Hungary rejects the European Union’s refugee quota system as a country that has received significantly more migrants than the number of refugees the EU recommends redistributing, Foreign Minister Péter Szijjártó said on Tuesday. Meanwhile Budapest’s Keleti railway station was entirely shut down for a brief period and, though it was reopened later, admission is only granted for those who have proper documentation necessary to travel abroad.
“The EU has talked of redistributing 60,000 people but Hungary alone has seen an influx of 160,000 migrants so far this year,” Szijjártó said after talks with Slovenian Prime Minister Miro Cerar and the Foreign Ministers of Slovenia, Karl Erjavec, Bulgaria, Daniel Mitov, and Macedonia, Nikola Poposki, at a conference in Bled, Slovenia. Hungary also objects to the EU policy because it encourages migrants and human smugglers, he said.
People who were taking meaningful action were “victims of an organised smear campaign and criticism based on lies”. Hungary had also been a victim of such a campaign. Szijjártó said the situation on the Western Balkans is dramatic. Neither Macedonia nor Serbia could be expected to stop the flow of migrants because the people are entering from EU countries, he said.
The minister noted that Hungary is pushing for representatives of EU member states to hold a conference on the crisis in Budapest as soon as possible with the participation of Western Balkan countries and Turkey.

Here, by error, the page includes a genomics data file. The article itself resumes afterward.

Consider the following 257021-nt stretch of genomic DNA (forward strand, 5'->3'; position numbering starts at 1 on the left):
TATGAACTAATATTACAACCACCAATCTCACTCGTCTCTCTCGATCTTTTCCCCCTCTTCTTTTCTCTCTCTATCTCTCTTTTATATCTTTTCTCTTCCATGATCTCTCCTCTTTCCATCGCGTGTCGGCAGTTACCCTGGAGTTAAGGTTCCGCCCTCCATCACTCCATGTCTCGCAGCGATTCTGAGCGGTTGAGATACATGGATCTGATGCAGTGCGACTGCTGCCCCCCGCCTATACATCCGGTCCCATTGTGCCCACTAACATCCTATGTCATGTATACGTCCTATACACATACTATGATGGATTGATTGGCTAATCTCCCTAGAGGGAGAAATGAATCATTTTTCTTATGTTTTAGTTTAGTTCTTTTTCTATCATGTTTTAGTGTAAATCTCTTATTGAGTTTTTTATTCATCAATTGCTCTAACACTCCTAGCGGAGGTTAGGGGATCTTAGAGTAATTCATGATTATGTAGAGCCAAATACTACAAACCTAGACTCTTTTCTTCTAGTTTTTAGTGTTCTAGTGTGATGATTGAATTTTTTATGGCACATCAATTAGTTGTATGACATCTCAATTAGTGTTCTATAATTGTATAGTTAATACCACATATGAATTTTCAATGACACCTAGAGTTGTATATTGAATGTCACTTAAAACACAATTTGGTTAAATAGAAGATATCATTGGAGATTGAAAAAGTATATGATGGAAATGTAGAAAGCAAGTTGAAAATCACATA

He reassured his colleagues that Hungary would continue to abide by EU regulations, including the Schengen rules. Member states were responsible for protecting the EU’s borders and enforcing the laws on crossing them.
On the same day as Szijjártó was speaking in Slovenia, police closed down Keleti railway station, the main terminal for westbound trains. After the station reopened, migrants hoping to board Railjet services to Vienna and Munich were still not allowed to enter, so they started a protest outside the terminal waving their valid train tickets.
Terrorists ‘seizing their chance’
An opposition Socialist politician who chairs Parliament’s national security committee says “there are signs… various terrorist organisations and terrorists” are trying to take advantage of the migration wave to get into the European Union. Zsolt Molnár said the threat is from the direction of the Balkans, Asia and North Africa. He said migration, terrorism and illness “do not respect borders”. Hungary was incapable of handling these problems alone, even in the short term, and must cooperate with other countries. Molnár said the government had correctly predicted the developments this spring but still failed to act in time, and introduced only superficial measures to manage the wave of migrants.